Alexander Vindman, Jewish NSC Staffer Who Testified at Impeachment Hearing, Retires From Military Amid Allegations of Bullying by Trump

July 8, 2020
WASHINGTON, DC – NOVEMBER 19: Lt. Col. Alexander Vindman, National Security Council Director for European Affairs, departs after testifying before the House Intelligence Committee in the Longworth House Office Building on Capitol Hill November 19, 2019 in Washington, DC. The committee heard testimony during the third day of open hearings in the impeachment inquiry against U.S. President Donald Trump, who House Democrats say withheld U.S. military aid for Ukraine in exchange for Ukrainian investigations of his political rivals. (Photo by Win McNamee/Getty Images)

(JTA) — Lt. Col. Alexander Vindman, the Jewish National Security Council staffer who was among the first to raise flags about President Donald Trump’s pressure on Ukraine to investigate a political rival, is retiring from the U.S. Army amid allegations by his attorney that “he was bullied by the President and his proxies.”

Vindman made the announcement in a tweet, which did not mention the allegations.

The news of Vindman’s retirement was first reported by CNN, which cited the claims by the attorney, David Pressman.

Pressman told CNN that Vindman would retire after more than 21 years of military service because he did not feel that he could advance due to political retaliation from the president and his supporters.

“The President of the United States attempted to force LTC Vindman to choose: Between adhering to the law or pleasing a President,” Pressman said in a statement to CNN. “Between honoring his oath or protecting his career. Between protecting his promotion or the promotion of his fellow soldiers.”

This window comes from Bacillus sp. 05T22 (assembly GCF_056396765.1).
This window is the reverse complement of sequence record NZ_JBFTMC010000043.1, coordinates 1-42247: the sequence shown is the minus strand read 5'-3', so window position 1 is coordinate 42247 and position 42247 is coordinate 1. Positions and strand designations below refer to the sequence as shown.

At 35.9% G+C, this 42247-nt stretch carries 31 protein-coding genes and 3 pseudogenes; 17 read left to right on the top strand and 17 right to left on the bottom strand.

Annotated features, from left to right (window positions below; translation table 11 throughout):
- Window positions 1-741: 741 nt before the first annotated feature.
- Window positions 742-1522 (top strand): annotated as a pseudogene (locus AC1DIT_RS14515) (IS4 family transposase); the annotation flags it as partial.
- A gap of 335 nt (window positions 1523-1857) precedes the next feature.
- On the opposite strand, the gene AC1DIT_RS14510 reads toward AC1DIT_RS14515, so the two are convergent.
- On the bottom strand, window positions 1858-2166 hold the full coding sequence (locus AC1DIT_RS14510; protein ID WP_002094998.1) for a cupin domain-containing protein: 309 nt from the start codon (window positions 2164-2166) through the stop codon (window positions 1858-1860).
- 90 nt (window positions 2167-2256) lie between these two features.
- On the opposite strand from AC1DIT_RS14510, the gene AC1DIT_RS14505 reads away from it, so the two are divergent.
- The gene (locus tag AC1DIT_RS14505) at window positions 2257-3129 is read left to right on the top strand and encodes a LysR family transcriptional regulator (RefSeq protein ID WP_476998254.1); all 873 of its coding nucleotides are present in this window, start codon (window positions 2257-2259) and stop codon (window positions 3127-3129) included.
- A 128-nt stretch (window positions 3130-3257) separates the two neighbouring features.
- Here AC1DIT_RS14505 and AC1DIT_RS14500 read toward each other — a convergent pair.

In February, Vindman was removed from his position as an expert on U.S. policy in Ukraine at the National Security Council. Vindman’s twin brother, Lt. Col. Yevgeny Vindman, was asked to leave his job as a White House lawyer on the same day.

Both Vindmans, who immigrated with their father from Ukraine in 1979, were reassigned to the Army. Their removal came just days after Trump was acquitted by the Republican majority U.S. Senate in an impeachment trial.

Vindman testified in November before the House Intelligence Committee hearing on Trump’s impeachment about a July 2019 phone call between the president and his Ukrainian counterpart, Volodymyr Zelensky, during which Trump repeatedly pressured Zelensky to launch politically motivated investigations that would help Trump’s 2020 campaign. Vindman was listening in on the call in his official capacity with the National Security Council.

During his testimony, Vindman said that his father, who in the 1970s fled from the former Soviet Union with his Jewish family, “feared that his speaking out would bring retaliation.”

Vindman said at the hearing: “Do not worry, I will be fine for telling the truth.”

In recent weeks, allegations have surfaced that Trump was attempting to prevent Vindman’s upcoming promotion to the rank of colonel, according to CNN.

An unnamed source told CNN that senior Army officials informed Vindman that he would not be allowed to work in his area of expertise, which includes Ukraine.  The source also said that a senior officer joked that he could be sent to “man a radar station in Alaska.”

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